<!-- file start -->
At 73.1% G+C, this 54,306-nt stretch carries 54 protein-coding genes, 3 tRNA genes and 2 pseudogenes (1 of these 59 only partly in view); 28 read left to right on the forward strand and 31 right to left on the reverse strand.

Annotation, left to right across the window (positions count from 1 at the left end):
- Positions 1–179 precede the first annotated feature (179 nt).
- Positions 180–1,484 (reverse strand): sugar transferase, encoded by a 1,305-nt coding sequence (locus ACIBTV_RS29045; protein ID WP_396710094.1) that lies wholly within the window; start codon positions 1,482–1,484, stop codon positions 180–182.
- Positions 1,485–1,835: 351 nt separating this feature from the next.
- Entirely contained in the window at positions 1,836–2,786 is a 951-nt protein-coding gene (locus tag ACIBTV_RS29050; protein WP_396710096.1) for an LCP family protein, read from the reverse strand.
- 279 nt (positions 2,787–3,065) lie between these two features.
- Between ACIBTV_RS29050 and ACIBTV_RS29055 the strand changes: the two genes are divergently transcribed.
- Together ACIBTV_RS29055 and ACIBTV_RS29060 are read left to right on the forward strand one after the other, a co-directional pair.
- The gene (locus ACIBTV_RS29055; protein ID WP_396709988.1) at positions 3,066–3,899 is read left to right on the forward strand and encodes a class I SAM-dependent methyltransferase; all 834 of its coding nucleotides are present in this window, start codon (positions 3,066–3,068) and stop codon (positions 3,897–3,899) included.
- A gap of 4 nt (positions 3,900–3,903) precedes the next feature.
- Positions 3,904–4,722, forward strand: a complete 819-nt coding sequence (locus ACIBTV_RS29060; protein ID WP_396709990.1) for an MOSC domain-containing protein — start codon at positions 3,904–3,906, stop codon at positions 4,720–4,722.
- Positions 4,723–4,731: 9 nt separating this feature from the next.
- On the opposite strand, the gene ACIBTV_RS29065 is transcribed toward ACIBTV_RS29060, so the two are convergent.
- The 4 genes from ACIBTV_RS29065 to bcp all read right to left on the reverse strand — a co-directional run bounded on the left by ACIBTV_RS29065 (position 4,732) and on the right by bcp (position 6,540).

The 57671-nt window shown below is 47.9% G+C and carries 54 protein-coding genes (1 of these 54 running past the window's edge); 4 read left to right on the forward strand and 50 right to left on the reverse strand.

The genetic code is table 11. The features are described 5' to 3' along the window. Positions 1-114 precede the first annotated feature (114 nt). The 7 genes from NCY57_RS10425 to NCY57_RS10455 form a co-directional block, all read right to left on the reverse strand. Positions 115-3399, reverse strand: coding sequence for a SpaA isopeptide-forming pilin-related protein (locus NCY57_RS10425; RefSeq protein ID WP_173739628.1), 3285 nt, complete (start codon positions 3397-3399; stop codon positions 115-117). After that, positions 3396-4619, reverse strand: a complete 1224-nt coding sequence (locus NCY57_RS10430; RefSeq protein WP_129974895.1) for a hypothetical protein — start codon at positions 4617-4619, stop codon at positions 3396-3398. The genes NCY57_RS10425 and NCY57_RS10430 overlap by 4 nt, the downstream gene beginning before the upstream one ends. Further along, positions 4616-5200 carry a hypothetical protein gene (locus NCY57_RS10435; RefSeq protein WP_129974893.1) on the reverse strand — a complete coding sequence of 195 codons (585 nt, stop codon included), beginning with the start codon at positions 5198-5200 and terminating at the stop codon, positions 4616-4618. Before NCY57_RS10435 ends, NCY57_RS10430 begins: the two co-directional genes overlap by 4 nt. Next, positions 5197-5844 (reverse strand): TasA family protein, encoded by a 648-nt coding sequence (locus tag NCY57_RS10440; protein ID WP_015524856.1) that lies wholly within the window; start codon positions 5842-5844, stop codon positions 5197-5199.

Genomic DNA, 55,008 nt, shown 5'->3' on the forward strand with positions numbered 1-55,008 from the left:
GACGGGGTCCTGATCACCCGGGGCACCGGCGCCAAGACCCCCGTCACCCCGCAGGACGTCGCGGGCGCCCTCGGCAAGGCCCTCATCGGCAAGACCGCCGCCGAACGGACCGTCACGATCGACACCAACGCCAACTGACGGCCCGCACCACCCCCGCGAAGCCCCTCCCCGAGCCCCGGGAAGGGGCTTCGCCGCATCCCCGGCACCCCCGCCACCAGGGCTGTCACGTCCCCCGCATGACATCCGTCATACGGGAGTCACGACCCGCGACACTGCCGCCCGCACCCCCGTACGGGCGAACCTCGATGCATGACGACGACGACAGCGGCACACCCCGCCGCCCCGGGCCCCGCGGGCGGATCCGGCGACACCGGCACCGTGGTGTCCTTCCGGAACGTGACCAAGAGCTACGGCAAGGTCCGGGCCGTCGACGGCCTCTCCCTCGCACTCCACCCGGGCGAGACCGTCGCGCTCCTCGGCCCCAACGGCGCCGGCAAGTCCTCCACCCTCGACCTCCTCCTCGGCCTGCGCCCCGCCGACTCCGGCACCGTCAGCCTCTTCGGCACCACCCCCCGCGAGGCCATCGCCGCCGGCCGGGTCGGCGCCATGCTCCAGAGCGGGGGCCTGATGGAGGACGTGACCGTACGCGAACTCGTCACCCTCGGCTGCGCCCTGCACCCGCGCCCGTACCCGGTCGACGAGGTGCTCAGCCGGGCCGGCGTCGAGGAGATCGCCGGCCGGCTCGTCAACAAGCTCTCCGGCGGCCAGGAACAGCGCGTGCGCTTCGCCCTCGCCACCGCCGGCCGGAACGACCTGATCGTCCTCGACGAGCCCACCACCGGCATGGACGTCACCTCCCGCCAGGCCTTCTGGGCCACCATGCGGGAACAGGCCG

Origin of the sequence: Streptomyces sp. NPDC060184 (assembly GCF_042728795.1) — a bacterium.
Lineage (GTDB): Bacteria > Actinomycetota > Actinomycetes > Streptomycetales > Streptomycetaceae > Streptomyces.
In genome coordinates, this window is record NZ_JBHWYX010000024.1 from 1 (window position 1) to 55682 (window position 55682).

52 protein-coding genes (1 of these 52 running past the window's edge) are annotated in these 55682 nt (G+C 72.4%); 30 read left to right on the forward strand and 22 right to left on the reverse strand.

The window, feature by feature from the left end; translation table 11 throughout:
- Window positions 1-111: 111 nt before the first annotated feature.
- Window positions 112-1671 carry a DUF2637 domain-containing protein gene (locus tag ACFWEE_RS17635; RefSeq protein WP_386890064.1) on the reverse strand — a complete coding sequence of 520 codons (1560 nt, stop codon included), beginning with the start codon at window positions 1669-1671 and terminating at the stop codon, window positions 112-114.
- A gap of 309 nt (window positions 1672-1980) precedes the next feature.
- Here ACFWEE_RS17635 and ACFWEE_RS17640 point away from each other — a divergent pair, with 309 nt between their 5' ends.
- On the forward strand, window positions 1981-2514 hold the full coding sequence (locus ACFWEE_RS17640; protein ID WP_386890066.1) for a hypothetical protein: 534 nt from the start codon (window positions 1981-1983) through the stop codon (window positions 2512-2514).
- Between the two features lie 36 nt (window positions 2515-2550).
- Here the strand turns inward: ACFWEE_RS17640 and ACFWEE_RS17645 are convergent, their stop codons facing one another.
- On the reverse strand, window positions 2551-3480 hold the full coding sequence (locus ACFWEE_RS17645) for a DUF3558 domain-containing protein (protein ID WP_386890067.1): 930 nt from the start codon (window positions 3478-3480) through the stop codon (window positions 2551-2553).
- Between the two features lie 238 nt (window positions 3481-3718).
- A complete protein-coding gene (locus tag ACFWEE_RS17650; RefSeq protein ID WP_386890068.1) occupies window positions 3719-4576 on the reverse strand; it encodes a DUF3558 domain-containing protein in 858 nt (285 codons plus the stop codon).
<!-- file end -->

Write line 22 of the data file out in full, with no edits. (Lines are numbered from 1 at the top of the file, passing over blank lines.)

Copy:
In genome coordinates, this window is record NZ_JBHWYX010000024.1 from 1 (window position 1) to 55682 (window position 55682).